June 11, 2021
A month ago I removed my mask for work. Walking across the parking lot, I looped my mask over one ear.
“Just in case I have it wrong. Perhaps this is not the day,” I thought. Opening the employee entrance door, I covered my mouth and nose as I always had done. I was early. No one lingered in the hallway except the screener associate and me. I stopped for the usual six health questions along with temperature-taking. Overnight the screening procedure had added the inquiry of whether or not I had my vaccination.
The anticipation of working without a mask was too great. “Yes,” I replied in a voice akin to an overeager puppy. “Plus I have my card!”
Yikes, Steph. A little decorum, please. The health screener nodded as I excused myself silently. But such is the state of being naked unless a person is used to it.
Stepping into the building further, I peeked around the corner. Were there other unmasked faces? I stood, watching for a few moments. Yes, there were others, but not everyone. A coworker laughed. She caught my hesitation. I glanced at her face. “Yes, Steph. It’s today.”
I both laughed at her and chided my own peculiar, rather adolescent insecurity. Somehow the images of high school mockery at my different clothes flashed through my mind. “Cmon, Steph. Be bold.”
I unlooped then removed my mask. With a largely unnecessary big breath and an equally ridiculous smile, I headed toward the office to begin my day. Is this a new normal or a getting back to normal? The answer may or may not be reality. I do not notice that equation of normalcy, but I rather enjoy the awkwardness which pervades my psyche. When the pandemic began, I wore disposable masks. Depending upon my mood, I had painted fish or trees or flowers on them. As the restrictions increased with the unfolding of the health crisis, I bought homemade, artisan masks to match the season. They became an accessory of fashion and a necessity of health.
And now I was naked. Most of the time that meant I could smile and see others smile in return. I could see inflection in conversations. But it also meant that my lunches of any green vegetable needed to be followed by a mirror check. (No more could I shrug off the possibility of teeth baring a piece of trapped bright green broccoli or the stain of a funky blue-colored jelly bean).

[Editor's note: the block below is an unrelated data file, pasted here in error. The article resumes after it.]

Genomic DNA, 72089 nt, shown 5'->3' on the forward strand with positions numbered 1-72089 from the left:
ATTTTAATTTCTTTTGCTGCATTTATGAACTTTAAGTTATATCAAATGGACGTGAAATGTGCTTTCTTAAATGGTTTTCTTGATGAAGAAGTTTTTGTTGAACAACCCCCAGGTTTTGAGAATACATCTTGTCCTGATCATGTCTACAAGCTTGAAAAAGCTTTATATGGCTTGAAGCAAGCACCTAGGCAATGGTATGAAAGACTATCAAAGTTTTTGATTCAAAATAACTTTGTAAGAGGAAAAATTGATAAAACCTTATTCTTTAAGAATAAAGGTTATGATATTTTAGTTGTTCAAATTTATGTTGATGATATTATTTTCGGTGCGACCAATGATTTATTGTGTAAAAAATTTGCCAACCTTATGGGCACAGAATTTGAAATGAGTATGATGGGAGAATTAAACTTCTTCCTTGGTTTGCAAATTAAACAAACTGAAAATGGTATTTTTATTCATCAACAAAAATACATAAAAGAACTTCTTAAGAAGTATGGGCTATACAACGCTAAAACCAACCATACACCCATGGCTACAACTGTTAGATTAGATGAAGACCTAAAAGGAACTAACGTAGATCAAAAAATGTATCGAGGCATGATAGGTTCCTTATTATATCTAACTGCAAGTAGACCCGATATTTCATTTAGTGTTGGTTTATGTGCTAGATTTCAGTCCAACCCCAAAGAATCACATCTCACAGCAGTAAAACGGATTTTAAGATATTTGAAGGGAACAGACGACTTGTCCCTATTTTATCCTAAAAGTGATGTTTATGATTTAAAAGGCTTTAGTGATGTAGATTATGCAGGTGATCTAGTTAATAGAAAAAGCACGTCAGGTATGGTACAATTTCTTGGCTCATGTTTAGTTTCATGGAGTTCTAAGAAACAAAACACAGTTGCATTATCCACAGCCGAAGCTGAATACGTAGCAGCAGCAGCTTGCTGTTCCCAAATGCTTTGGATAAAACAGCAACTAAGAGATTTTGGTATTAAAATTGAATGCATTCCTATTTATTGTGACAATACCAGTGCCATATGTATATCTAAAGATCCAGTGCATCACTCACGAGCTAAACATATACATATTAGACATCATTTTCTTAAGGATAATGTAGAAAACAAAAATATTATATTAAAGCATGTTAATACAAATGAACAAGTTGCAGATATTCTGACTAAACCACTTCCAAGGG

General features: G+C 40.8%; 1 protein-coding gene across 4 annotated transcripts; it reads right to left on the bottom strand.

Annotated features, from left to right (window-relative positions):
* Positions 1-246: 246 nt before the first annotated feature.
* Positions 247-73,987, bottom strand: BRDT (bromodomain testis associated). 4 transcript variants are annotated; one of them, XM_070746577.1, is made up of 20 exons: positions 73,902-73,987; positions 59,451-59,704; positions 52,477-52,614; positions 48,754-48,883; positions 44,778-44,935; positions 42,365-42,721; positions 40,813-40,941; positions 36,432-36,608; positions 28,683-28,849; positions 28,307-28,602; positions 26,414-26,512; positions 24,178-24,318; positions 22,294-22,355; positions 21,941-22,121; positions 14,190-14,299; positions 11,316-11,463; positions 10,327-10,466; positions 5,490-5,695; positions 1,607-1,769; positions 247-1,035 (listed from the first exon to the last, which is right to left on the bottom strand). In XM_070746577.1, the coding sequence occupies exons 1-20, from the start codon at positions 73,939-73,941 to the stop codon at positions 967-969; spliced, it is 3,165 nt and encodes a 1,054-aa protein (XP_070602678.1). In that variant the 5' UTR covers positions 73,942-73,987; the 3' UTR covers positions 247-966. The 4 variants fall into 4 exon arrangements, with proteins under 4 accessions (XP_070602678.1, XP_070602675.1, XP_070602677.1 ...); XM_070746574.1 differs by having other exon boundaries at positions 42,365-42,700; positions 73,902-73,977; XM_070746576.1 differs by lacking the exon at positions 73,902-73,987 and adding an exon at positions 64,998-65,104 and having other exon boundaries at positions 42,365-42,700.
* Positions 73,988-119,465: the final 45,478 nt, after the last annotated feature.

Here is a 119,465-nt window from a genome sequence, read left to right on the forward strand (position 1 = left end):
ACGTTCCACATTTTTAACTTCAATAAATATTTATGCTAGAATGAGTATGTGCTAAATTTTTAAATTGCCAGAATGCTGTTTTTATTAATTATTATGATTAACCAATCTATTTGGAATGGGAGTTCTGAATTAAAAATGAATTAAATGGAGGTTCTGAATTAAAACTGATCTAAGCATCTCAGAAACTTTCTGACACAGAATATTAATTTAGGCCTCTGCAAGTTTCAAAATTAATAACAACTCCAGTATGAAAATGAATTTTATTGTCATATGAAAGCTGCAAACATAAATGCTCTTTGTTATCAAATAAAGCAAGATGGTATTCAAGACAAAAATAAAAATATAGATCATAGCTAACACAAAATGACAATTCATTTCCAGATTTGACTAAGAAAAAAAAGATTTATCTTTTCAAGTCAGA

For the first time, many times over, I saw the expressions of associates I had hired but I had never seen . People paused to stare at one another, if even for a few seconds. Human faces gloriously revealed to one another.
Stumbling, naked truths.
I strode through a department at work yesterday, just as I have thousands of times. I caught myself touching my face, feeling for my mask. In one of those personal, automatic ‘checks’, I wondered “Was my nose covered? Where were my glasses?” Just as everyone has, I became rewired to include ‘mask check’ among other self-checks such as “Is my skirt riding up?” and “Am I buttoned up appropriately?”
Every day I notice those moments of stumbling. As I catch myself in those moments, I wonder at the impact of masking, of a society being so careful, for fourteen months. As an individual, how does that change expression? How does the unmasking change the participation in society?
I am grateful for the sentiments of the return to what society has been. But even if there had been no pandemic, time would have passed. We would have changed even without the efforts imposed by a pandemic. My son’s college experience was profoundly altered with social distancing and remote classrooms. The care for my mother and my family became a critical part of life. In the past year, we, as a society, faced terrors in realms of politics, health and among our human races. Terrors.
From the ‘before’ to the ‘now’, my stumbling naked truth is rather intrigued by the new unknown.
Naked, with flowers.
Conceptually, flower gardening in the nude is rather a hilarious – and dangerous – notion. (I imagine bees and such!) Unfortunately, I have not attempted the condition of naked gardening.
Five years ago, I claimed to not like roses. “I am a daisy person.” Over the years I enjoyed the splurge of buying cut roses for the house. And this year I decided I might be crafty enough to grow roses.
I might be indeed. I have discovered, with the magic of stumbling nakedness, I might be indeed.
And hats. I think my journey needs roses….
Even though I am deep into discovering more about being a heavy woman, I am just as equally interested in finding out about simplicity. Instead And hats.
(Did you know there is actually quite a provocative song about leaving your hat on?)
Lots of love, Love.